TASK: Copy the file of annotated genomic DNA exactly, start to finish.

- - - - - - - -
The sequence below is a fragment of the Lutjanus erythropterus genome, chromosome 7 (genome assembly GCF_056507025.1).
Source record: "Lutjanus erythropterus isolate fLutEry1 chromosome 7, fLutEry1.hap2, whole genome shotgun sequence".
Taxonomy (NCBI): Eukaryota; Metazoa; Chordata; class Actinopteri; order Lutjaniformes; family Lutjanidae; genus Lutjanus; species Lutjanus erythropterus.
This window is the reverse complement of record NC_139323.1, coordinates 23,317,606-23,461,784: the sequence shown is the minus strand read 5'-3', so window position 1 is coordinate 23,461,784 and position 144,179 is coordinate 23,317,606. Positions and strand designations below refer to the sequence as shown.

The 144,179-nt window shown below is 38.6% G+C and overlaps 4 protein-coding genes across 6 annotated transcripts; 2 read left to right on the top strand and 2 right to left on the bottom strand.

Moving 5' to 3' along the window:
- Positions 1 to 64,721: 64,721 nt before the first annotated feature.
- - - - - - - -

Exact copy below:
The sequence below is a fragment of the Lutjanus erythropterus genome, chromosome 7 (genome assembly GCF_056507025.1).
Source record: "Lutjanus erythropterus isolate fLutEry1 chromosome 7, fLutEry1.hap2, whole genome shotgun sequence".
Taxonomy (NCBI): Eukaryota; Metazoa; Chordata; class Actinopteri; order Lutjaniformes; family Lutjanidae; genus Lutjanus; species Lutjanus erythropterus.
This window is the reverse complement of record NC_139323.1, coordinates 23,317,606-23,461,784: the sequence shown is the minus strand read 5'-3', so window position 1 is coordinate 23,461,784 and position 144,179 is coordinate 23,317,606. Positions and strand designations below refer to the sequence as shown.

The 144,179-nt window shown below is 38.6% G+C and overlaps 4 protein-coding genes across 6 annotated transcripts; 2 read left to right on the top strand and 2 right to left on the bottom strand.

Moving 5' to 3' along the window:
- Positions 1 to 64,721: 64,721 nt before the first annotated feature.